We’ve talked a lot about 5G on this website, and for good reason; it’s often heralded as the network that will boost the IoT revolution. Of course, we haven’t really dug into what 5G will mean for your phone; that’s the first thing that comes to people’s mind when they think of cellular networks, after all!
The jump from 3G to 4G LTE was drastic enough to drive 3G into near-extinction, but will it, too, fall to the technology on the horizon that is 5G?
Comparing Speeds Between 4G LTE and 5G
To start, let’s put the two speeds together and see how they fare against one another. Of course, to do this we need to look at real-life numbers instead of the ones marketers use.
Advertising tends to use the age-old trick of speeds that are “up to” a certain number, meaning what you get is less than what’s marketed. As such, it’s best if we look at studies that monitored speeds “in the wild” for a more accurate look.
Tom’s Guide did a piece on 4G LTE vs. 5G speeds, and the results vary wildly. The 4G speeds for the four major network providers in America range between 32 and 53 Mbps, but the provider’s respective 5G speeds range from 151Mbps to 1Gbps!
Even if we take the highest 4G speed and compare it to the lowest 5G one, the 5G speed beats out 4G by just under 3 times the amount. This shows that an upgrade to 5G gives a substantial speed increase, even when using real-world statistics instead of “promised” advertising rates.
Comparing Latency Between 4G LTE and 5G
If you’re not sure what “latency” is, it’s the time it takes for a packet of data to get from one device to another. The smaller the latency number, the quicker packets travel.
This is important because this delay tells us how long it takes for an action on one side to alter the environment on the other. For instance, if you’re performing surgery over an Internet connection, high latencies will mean the surgeon will feel a delay between his movements and the movements on-screen.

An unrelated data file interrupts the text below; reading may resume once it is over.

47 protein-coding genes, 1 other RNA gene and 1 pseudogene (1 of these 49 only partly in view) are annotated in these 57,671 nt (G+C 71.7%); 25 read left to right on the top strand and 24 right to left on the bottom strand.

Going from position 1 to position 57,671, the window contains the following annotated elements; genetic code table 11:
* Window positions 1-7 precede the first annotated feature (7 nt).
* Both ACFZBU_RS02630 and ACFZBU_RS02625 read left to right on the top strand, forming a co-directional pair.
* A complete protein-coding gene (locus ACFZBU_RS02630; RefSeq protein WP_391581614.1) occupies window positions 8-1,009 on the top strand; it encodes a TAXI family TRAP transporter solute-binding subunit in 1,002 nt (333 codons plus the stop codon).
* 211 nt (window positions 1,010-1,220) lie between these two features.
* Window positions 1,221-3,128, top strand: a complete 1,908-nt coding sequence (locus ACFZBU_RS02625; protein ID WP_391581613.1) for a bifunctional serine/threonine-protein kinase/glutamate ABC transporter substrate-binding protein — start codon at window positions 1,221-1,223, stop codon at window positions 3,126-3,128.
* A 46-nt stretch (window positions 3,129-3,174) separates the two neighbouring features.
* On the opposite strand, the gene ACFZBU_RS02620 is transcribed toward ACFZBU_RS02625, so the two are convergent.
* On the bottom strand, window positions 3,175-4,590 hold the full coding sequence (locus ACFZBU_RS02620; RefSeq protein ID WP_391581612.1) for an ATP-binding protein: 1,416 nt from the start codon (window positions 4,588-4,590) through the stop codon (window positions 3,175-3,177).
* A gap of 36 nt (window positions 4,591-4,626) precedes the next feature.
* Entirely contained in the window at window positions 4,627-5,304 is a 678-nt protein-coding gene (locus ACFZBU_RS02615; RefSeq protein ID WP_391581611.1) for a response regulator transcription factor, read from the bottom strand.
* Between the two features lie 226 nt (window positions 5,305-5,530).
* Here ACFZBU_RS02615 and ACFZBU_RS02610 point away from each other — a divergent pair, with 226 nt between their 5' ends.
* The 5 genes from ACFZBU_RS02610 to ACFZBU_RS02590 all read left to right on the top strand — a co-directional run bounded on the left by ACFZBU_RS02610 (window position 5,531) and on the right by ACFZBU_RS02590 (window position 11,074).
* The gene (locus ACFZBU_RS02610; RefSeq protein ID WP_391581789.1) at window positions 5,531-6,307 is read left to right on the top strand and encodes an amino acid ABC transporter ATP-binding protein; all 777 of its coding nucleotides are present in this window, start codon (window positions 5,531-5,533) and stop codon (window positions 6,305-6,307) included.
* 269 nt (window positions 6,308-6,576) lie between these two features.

4G LTE has an impressive latency; OFCOM reports that 4G’s latency is around 50 milliseconds. This means, if you wave to your friend on Facetime over a 4G connection, your friend will see you wave 50 milliseconds after you did it. This is a pretty good timeframe, all things considered!
5G, however, is not just aiming for higher speeds; it’s also aiming at destroying latency altogether. CNET reported that Nokia’s 5G testing managed to get a latency of 1-2 milliseconds. This latency is so low, we’re unable to spot the delay with our eyes.
The One Issue with 5G
Right now, it looks like a knockout win for 5G. With those kinds of speeds and the lightning-fast latency, why would you ever stick with 4G? For now, there is one very good reason – the cost.
At the time of writing, 5G phones are very expensive. By moving to the 5G network, you’re automatically paying another $10 a month just for the privilege. This doesn’t consider upgrading to a 5G phone and data usage.
As Wired put it:
Verizon’s announcement is the first hint that the major carriers won’t treat 5G as a routine upgrade to existing networks but rather as a premium service for those willing to pay extra, at least for now. That could change as 5G becomes more widespread or as the wireless market itself changes.Wired
As such, when 5G truly takes off and the prices are lowered, 5G will definitely make your 4G LTE phone redundant; for now, however, you’re better off sticking with 5G.
4G or Not 4G
5G is a serious threat to the existence of 4G phones and will render it obsolete in the future. However, that is what it is: the future. For now, 5G phones are too expensive for the general public to buy into, giving 4G phones some time to exist for a few more years.
Are you interested in getting a 5G phone? Let us know below.